Over the last few months, a number of homophobic incidents, followed by management and player's positive actions, surrounding the National Basketball Association (NBA) have given professional men's sports and several of its star players an opportunity to support equality for the lesbian, gay, bisexual, and transgender (LGBT) community. And after each one, I couldn't help but think about a night in 1958 Charleston, WV.
In 1958, the Minneapolis Lakers, who wouldn't move to Los Angeles for another two years, had three black players -- Boo Ellis, Ed Fleming, and Elgin Baylor. Baylor is in the Hall of Fame. His jersey hangs in the Staples Center. He is inarguably one of the all-time greatest players in the NBA. He was also the first black player to ever boycott a game.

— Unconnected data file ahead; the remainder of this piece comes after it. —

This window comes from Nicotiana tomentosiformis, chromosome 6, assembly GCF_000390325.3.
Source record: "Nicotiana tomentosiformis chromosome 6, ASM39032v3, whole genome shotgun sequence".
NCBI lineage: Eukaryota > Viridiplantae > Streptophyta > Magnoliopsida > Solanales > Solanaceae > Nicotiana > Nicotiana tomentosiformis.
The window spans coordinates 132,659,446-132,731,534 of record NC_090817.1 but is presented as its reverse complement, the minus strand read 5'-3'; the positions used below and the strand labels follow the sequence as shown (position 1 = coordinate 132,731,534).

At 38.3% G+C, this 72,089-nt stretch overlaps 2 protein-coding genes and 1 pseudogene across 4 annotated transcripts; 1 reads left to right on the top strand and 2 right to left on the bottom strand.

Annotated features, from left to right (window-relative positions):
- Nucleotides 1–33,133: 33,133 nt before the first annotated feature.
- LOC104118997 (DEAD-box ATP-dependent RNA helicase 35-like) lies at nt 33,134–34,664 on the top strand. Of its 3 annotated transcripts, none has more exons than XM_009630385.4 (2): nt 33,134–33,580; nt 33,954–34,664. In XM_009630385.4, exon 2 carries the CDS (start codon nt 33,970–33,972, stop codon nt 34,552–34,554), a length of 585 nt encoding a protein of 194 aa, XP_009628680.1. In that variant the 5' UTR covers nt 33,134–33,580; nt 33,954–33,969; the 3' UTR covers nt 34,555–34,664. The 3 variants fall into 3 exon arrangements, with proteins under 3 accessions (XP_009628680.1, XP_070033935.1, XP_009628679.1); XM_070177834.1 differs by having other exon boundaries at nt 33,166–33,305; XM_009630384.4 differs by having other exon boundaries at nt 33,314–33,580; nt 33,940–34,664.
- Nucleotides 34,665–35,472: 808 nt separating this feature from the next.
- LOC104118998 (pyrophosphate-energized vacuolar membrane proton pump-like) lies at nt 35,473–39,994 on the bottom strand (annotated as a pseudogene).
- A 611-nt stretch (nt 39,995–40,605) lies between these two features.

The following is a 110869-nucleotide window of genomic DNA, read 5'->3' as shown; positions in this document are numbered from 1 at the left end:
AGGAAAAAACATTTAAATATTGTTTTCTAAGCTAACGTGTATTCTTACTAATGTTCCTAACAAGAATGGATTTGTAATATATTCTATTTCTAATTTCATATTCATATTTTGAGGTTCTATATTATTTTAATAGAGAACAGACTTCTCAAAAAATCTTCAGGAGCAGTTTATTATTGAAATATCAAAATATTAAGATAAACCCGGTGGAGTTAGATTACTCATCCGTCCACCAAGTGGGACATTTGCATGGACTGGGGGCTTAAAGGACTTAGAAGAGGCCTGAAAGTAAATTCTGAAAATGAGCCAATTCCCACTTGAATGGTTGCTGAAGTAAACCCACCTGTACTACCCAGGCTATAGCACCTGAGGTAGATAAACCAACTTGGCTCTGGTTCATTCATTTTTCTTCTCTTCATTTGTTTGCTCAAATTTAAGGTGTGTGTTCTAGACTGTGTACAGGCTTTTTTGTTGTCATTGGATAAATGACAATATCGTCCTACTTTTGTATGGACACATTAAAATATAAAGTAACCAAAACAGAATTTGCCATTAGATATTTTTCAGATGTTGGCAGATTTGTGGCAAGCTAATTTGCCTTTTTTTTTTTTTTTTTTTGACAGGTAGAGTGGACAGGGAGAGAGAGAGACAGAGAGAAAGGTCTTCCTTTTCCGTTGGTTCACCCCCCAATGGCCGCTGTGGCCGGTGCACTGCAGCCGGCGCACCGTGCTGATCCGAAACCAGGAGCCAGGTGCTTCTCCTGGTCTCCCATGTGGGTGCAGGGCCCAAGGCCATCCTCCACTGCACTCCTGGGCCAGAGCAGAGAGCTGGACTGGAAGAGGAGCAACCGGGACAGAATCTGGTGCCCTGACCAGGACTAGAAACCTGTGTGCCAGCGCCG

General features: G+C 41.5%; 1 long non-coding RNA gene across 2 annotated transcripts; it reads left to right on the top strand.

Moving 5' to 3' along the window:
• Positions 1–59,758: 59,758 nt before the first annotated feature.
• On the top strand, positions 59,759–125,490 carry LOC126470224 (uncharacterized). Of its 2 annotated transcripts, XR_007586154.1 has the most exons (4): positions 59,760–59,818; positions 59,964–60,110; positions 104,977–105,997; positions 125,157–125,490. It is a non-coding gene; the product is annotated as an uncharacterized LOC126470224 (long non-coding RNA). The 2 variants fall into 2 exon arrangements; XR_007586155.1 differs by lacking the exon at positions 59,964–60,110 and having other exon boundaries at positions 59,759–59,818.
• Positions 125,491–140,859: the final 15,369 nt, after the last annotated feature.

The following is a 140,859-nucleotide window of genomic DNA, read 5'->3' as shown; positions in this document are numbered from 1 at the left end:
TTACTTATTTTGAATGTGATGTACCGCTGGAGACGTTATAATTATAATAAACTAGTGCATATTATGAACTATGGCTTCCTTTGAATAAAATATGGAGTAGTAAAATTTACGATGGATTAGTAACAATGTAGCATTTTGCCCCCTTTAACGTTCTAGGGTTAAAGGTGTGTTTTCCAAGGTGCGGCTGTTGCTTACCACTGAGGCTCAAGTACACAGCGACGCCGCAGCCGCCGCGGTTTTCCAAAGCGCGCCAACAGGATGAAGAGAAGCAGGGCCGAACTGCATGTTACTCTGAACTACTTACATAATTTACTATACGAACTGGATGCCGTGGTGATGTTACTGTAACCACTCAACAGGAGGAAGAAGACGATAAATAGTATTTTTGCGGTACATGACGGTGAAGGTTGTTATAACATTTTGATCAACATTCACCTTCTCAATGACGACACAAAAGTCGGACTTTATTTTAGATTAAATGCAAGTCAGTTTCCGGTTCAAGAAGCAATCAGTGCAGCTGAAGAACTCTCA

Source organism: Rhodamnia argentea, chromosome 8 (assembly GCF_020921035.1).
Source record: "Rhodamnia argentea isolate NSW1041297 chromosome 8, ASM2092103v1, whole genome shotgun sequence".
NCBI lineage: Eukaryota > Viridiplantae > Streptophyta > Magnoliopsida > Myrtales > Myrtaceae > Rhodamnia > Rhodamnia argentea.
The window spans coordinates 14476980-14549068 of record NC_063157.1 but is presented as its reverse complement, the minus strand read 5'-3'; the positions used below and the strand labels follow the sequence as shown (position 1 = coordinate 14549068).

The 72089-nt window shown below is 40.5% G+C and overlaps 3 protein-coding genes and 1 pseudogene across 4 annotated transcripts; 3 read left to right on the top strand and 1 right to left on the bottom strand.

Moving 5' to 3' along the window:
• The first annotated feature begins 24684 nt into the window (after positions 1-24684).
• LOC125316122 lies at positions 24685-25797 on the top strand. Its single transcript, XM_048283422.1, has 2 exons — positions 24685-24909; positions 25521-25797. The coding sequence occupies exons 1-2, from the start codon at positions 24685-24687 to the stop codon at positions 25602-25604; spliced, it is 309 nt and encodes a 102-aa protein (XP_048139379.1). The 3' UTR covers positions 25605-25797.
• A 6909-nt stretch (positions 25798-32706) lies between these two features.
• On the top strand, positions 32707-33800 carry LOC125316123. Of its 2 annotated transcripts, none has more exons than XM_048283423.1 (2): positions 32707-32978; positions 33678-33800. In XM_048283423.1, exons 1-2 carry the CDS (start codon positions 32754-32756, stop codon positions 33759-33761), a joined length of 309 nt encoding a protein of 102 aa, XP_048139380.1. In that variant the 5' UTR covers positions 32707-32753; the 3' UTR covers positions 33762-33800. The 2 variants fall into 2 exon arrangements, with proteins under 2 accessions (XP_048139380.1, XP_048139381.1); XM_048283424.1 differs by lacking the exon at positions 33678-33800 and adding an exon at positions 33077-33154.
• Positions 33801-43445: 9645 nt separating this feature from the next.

The Lakers had been scheduled to play an exhibition game in Charleston, which was the hometown of Lakers' Hot Rod Hundley. When the team arrived in the city and attempted to check into the team's hotel, they were informed that the black players could not stay at that hotel. Baylor argued with the clerk, but the clerk ignored him. Hundley interceded and pointed out that Baylor was their star player, but the clerk refused to budge. Hundley made two other calls to hotels, but he was told they had the same policy. Ultimately, the team had to stay in a run-down hotel that was reserved for black people. When Baylor left the hotel to eat, he found that no restaurants in the town would serve him, and he and the other two black players were forced to eat at the concession stand at the Greyhound bus station.
Complete article at Huffington Post : http://huff.to/lGKShV